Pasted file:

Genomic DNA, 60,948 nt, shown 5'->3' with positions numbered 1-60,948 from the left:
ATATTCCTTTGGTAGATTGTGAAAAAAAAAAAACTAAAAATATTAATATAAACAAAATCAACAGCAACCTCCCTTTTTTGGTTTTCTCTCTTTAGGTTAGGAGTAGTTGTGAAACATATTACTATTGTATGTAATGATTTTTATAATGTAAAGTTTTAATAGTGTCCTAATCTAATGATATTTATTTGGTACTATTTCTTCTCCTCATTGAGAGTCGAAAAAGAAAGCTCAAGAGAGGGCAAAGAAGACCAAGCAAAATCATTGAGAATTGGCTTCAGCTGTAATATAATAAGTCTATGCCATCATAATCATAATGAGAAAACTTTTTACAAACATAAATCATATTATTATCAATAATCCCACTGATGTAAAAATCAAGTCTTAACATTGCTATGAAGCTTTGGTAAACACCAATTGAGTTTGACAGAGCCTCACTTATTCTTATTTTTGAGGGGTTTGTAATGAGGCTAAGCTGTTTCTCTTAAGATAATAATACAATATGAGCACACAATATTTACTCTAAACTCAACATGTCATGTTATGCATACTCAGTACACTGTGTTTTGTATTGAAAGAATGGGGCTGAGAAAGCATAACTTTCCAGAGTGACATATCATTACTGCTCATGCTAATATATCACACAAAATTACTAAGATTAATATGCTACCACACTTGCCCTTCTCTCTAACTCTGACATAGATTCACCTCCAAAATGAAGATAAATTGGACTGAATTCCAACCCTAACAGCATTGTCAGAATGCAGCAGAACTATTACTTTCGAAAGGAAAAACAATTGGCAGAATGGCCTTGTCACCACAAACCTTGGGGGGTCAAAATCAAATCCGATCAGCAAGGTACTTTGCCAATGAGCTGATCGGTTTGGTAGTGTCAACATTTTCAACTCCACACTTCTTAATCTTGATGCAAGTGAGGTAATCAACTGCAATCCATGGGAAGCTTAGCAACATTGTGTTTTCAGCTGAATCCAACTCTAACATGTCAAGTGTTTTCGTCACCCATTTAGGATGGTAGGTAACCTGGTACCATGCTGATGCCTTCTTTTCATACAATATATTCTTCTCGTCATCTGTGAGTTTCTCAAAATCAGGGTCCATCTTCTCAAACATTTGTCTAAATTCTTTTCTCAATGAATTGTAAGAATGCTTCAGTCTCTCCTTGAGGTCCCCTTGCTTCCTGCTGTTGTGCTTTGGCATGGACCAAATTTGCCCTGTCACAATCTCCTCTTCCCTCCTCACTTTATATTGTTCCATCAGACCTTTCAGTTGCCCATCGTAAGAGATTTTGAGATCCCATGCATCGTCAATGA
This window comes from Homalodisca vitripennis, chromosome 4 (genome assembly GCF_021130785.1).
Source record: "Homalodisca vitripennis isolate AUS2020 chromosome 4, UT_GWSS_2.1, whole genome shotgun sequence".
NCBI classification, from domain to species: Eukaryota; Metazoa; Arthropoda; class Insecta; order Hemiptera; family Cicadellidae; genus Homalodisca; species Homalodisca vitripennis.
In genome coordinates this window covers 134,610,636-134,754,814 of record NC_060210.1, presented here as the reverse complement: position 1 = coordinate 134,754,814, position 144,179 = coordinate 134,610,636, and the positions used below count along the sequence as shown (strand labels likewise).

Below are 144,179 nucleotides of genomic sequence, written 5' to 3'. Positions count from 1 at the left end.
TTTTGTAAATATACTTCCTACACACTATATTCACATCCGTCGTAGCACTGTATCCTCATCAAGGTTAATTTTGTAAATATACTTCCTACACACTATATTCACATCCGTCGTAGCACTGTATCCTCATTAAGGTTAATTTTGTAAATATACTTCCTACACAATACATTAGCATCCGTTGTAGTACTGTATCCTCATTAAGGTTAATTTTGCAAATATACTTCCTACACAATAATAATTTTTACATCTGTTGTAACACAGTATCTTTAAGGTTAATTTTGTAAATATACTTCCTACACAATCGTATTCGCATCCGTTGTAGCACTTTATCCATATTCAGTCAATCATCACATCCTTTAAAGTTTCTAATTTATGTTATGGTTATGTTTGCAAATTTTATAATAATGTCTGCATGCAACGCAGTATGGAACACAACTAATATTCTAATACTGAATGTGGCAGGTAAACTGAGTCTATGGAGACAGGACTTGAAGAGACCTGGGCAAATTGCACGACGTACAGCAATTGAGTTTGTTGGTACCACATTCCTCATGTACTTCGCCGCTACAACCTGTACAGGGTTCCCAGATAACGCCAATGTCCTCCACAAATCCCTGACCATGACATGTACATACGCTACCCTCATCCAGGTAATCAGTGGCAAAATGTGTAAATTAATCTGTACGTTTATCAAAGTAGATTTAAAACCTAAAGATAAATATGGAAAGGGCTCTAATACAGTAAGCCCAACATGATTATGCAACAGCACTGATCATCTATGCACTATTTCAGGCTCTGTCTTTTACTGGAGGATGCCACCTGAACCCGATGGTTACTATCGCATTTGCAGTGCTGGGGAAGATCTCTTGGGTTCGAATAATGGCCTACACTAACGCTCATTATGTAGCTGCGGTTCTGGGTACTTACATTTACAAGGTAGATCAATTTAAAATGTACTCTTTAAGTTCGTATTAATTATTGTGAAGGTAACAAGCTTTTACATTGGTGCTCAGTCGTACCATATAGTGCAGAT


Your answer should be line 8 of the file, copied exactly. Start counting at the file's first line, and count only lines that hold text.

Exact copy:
TTTTGTAAATATACTTCCTACACACTATATTCACATCCGTCGTAGCACTGTATCCTCATCAAGGTTAATTTTGTAAATATACTTCCTACACACTATATTCACATCCGTCGTAGCACTGTATCCTCATTAAGGTTAATTTTGTAAATATACTTCCTACACAATACATTAGCATCCGTTGTAGTACTGTATCCTCATTAAGGTTAATTTTGCAAATATACTTCCTACACAATAATAATTTTTACATCTGTTGTAACACAGTATCTTTAAGGTTAATTTTGTAAATATACTTCCTACACAATCGTATTCGCATCCGTTGTAGCACTTTATCCATATTCAGTCAATCATCACATCCTTTAAAGTTTCTAATTTATGTTATGGTTATGTTTGCAAATTTTATAATAATGTCTGCATGCAACGCAGTATGGAACACAACTAATATTCTAATACTGAATGTGGCAGGTAAACTGAGTCTATGGAGACAGGACTTGAAGAGACCTGGGCAAATTGCACGACGTACAGCAATTGAGTTTGTTGGTACCACATTCCTCATGTACTTCGCCGCTACAACCTGTACAGGGTTCCCAGATAACGCCAATGTCCTCCACAAATCCCTGACCATGACATGTACATACGCTACCCTCATCCAGGTAATCAGTGGCAAAATGTGTAAATTAATCTGTACGTTTATCAAAGTAGATTTAAAACCTAAAGATAAATATGGAAAGGGCTCTAATACAGTAAGCCCAACATGATTATGCAACAGCACTGATCATCTATGCACTATTTCAGGCTCTGTCTTTTACTGGAGGATGCCACCTGAACCCGATGGTTACTATCGCATTTGCAGTGCTGGGGAAGATCTCTTGGGTTCGAATAATGGCCTACACTAACGCTCATTATGTAGCTGCGGTTCTGGGTACTTACATTTACAAGGTAGATCAATTTAAAATGTACTCTTTAAGTTCGTATTAATTATTGTGAAGGTAACAAGCTTTTACATTGGTGCTCAGTCGTACCATATAGTGCAGAT